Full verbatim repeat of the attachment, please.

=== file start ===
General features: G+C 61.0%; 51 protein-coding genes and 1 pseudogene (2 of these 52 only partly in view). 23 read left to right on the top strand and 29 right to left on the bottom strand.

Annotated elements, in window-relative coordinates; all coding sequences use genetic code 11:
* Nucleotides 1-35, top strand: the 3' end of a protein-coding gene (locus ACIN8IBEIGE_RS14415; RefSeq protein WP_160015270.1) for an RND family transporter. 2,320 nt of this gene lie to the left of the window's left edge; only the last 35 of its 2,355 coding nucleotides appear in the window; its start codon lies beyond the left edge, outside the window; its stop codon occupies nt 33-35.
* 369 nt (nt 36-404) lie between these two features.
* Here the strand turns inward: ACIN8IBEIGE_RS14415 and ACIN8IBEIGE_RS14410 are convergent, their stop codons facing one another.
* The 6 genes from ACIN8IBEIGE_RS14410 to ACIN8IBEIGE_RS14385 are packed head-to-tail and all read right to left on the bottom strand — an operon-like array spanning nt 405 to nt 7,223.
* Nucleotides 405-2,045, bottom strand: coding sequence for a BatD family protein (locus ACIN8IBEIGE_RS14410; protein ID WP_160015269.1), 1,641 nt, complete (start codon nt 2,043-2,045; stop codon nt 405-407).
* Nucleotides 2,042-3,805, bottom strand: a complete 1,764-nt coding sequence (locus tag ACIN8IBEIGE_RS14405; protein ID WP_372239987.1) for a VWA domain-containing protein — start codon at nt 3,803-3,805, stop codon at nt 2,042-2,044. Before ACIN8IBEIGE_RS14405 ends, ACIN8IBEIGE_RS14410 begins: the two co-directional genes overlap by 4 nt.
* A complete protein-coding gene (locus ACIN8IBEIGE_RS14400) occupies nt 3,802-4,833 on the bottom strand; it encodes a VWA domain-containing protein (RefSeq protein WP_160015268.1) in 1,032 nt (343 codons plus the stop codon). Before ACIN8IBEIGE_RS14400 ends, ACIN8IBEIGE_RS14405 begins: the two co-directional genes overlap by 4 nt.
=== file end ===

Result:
General features: G+C 61.0%; 51 protein-coding genes and 1 pseudogene (2 of these 52 only partly in view). 23 read left to right on the top strand and 29 right to left on the bottom strand.

Annotated elements, in window-relative coordinates; all coding sequences use genetic code 11:
* Nucleotides 1-35, top strand: the 3' end of a protein-coding gene (locus ACIN8IBEIGE_RS14415; RefSeq protein WP_160015270.1) for an RND family transporter. 2,320 nt of this gene lie to the left of the window's left edge; only the last 35 of its 2,355 coding nucleotides appear in the window; its start codon lies beyond the left edge, outside the window; its stop codon occupies nt 33-35.
* 369 nt (nt 36-404) lie between these two features.
* Here the strand turns inward: ACIN8IBEIGE_RS14415 and ACIN8IBEIGE_RS14410 are convergent, their stop codons facing one another.
* The 6 genes from ACIN8IBEIGE_RS14410 to ACIN8IBEIGE_RS14385 are packed head-to-tail and all read right to left on the bottom strand — an operon-like array spanning nt 405 to nt 7,223.
* Nucleotides 405-2,045, bottom strand: coding sequence for a BatD family protein (locus ACIN8IBEIGE_RS14410; protein ID WP_160015269.1), 1,641 nt, complete (start codon nt 2,043-2,045; stop codon nt 405-407).
* Nucleotides 2,042-3,805, bottom strand: a complete 1,764-nt coding sequence (locus tag ACIN8IBEIGE_RS14405; protein ID WP_372239987.1) for a VWA domain-containing protein — start codon at nt 3,803-3,805, stop codon at nt 2,042-2,044. Before ACIN8IBEIGE_RS14405 ends, ACIN8IBEIGE_RS14410 begins: the two co-directional genes overlap by 4 nt.
* A complete protein-coding gene (locus ACIN8IBEIGE_RS14400) occupies nt 3,802-4,833 on the bottom strand; it encodes a VWA domain-containing protein (RefSeq protein WP_160015268.1) in 1,032 nt (343 codons plus the stop codon). Before ACIN8IBEIGE_RS14400 ends, ACIN8IBEIGE_RS14405 begins: the two co-directional genes overlap by 4 nt.